The Real Reason Why Police Cage Peaceful Protestors
Continued from previous page
I saw my colleague, journalist Laurie Penny, speaking on an Education Activist Network panel in March, comparing the internet's emancipatory potential to the seismic changes that followed the creation of the printing press: 'It didn't just change power, it changed people... the English vernacular Bible was a heretical decryption of power.' There was, she went on, a link between the first newspapers, produced in the English Civil War, and its culmination in the execution of Charles I -- the liberating spread of information catalysing spectacle into the most absolute, insurrectionary kind of engagement. 'The audacity of the idea that you can take a square and topple a dictator does amazing things to people's heads,' she went on, with the kind of excitement I can recognise as someone who has had that same transformation of the imagination '... the same way Wikileaks did. Things are going to change in the next 20 to 40 years in a way we can't predict - all we can do is be ready'.
It's appropriate that by far the best art-work and propaganda to come out of the movement so far is by a collective called the Deterritorial Support Group -- it's a pun on the Territorial Support Group, the Metropolitan Police's thuggish public order cops: in December's protests the TSG left one demure, peaceful student needing three hours of emergency surgery for bleeding to the brain. The divide is clear, and both physical and psychological. You are territorial about public order disputes, and mark your lines with these toy soldiers -- we, on the other hand, challenge this by being everywhere, all the time. 'WE ARE EVERYWHERE' was one of the most potent slogans of the November and December uprisings, as occupations skittled one on to another, town council meetings were stormed by old ladies and sixth formers, and high street shops up and down the country were shut down.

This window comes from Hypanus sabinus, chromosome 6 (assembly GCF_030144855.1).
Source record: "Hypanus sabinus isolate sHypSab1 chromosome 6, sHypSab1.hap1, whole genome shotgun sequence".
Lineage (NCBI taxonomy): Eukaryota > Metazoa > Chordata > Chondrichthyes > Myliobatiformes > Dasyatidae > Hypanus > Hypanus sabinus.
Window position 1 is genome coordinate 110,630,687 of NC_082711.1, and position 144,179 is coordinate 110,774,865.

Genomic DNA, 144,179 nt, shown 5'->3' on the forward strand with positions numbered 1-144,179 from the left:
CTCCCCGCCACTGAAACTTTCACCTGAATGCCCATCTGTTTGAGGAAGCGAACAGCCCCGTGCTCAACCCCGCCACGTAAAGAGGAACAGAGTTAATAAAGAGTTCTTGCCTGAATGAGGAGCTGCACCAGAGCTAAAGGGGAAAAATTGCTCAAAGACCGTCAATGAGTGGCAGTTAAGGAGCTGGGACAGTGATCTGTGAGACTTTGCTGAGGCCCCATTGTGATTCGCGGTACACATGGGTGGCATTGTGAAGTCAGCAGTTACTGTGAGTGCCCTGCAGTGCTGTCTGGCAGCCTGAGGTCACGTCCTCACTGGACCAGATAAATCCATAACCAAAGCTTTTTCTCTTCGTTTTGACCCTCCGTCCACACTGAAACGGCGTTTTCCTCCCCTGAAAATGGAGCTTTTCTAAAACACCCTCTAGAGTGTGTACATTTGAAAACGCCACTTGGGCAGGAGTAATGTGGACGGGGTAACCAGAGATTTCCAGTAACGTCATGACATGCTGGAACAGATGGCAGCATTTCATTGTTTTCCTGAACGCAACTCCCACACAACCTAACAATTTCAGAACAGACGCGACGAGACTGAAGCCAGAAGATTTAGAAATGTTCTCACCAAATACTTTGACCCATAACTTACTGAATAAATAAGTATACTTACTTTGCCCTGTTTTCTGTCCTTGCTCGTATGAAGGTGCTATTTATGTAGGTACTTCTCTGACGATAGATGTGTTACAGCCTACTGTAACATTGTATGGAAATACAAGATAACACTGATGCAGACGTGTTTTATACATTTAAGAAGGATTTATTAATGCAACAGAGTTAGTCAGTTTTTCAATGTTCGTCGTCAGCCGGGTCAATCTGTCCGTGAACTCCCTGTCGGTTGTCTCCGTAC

Turning a kettle into a rebellious 'occupied space' is one thing, but an even better way of subverting the tactic emerged on 30 November's student demonstration, in the exemplary chaos of the cat-and-mouse protest. An unusually thick winter snowfall in London gave the day a special feel from the outset, and, wary of more kettling in response to the official, pre-announced route, tens of thousands of school children and undergraduates alike made merry fools of the Metropolitan Police, constantly darting down side streets in their hundreds, making sharp U-turns to avoid looming police lines, splitting off like tributaries before rejoining the main currents at iconic spots across the capital; from Oxford Street to St Paul's Cathedral, from Liverpool Street to Buckingham Palace, we spanned the entire centre of the city
It was a protest widely known by its Twitter hashtag, #dayx2, and protesters were regularly on Twitter and SMS, checking in with friends, new acquaintances, and the #solidarity and #demo2010 tags, to find out where the police were. My abiding memory of the day is standing on the Strand, and Hyde Park Corner, and Charing Cross Road, checking my phone and saying 'Nope, not that way, there's a kettle forming by Bank, let's go and join that other march heading west.' The police kept trying to kettle us, but each time failed to enclose more than a hundred or so protesters, meaning there were others elsewhere they had to worry about -- it was as if we turned them into the world's worst cadres of sheepdogs.
The whole day felt like dissent as directed by Molière: you'd peek down narrow side streets and see groups of protesters running the opposite way down a parallel street; or lose the group you were with, stand there furrowing your brow over Twitter for a minute, only to look up and see several thousand chanting youngsters marching towards you. How'd that line go, about first time as tragedy, second time as farce? Well let's not be too dismissive of farce, not least because it's more effective than tragedy: we caused ten times as much disruption, and made ten times as many people aware of our cause than if we'd marched straight into a kettle. 'I just saw you march past my office window!' a friend texted me at one point -- it was that kind of day.